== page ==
Back up your work. In a business like ours you need to do what you can to make sure the customer is happy with your service, including the price. Part of the technique is not to give the customer too much detail about your costs or pricing. Vance told me recently, "I don't break out the price on individual emblems or items if I can avoid it." "If I tell someone that I'll do a package on a car including the wheel centers for $250 and they ask for the price of just the wheel centers, it sure won't be $100." "I just tell them that you can't break the package prices down like that." Your customers might not understand the economy for you in being able to do more work on a given trip. The less detail you can give your customers on costs and pricing, the simpler your life will be. We all have to do some touch up work or warranty work from time to time. If someone brings an item back that has had the gold polished off, I will usually repair it for free but I always make sure that they know I am going "above and beyond the call."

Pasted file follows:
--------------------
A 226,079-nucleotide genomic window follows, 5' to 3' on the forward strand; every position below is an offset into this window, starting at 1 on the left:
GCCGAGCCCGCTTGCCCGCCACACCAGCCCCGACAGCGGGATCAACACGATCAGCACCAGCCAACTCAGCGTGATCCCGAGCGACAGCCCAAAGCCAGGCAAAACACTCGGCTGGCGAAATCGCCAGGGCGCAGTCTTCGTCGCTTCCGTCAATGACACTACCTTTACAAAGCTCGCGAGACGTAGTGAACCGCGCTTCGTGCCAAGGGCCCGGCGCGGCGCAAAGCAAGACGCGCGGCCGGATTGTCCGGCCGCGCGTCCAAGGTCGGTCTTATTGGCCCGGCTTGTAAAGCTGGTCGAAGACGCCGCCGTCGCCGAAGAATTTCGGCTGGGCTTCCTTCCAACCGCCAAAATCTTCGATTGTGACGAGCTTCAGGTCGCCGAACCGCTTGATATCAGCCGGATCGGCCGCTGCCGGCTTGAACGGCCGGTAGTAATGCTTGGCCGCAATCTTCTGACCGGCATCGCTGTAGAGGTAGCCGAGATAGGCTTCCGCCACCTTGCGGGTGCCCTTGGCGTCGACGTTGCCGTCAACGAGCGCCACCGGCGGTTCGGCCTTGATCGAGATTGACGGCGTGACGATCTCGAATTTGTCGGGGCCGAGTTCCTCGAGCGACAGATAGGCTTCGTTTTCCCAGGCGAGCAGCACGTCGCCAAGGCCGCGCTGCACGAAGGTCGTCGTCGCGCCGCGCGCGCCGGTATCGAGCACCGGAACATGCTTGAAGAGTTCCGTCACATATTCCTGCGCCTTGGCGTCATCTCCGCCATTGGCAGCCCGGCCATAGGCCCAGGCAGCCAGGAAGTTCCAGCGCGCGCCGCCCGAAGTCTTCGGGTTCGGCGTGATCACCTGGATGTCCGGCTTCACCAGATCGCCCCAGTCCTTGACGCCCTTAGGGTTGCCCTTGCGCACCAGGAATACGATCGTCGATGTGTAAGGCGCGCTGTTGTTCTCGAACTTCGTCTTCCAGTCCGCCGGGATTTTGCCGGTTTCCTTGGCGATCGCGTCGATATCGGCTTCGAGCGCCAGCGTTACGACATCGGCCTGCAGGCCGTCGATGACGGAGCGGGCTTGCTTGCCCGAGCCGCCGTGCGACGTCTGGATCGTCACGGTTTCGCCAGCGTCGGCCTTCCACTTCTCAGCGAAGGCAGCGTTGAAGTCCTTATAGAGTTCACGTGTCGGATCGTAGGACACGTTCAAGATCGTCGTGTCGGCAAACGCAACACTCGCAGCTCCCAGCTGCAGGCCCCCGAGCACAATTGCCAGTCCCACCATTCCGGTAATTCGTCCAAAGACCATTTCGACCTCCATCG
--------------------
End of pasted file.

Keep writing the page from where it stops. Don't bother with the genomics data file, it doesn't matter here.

See the people. None of the other parts of your business are important until you have customers. You won't have customers until you let people know about the service you are offering. There are hundreds of marketing ideas. I believe that there are two good ways to promote your business that platers should consider. The first is to place an ad in the yellow pages of the local telephone book. We have a small ad in the Salt Lake telephone book and that ad has brought us more plating revenue than all other sources combined. I am always amazed when people who have had their system for years call and complain about a lack of sales, and they don't have an ad in their local yellow pages. I'm not talking about an expensive page ad for portable gold plating, in fact I would discourage most anyone from buying any more than a small ad that mentions Portable Gold Plating.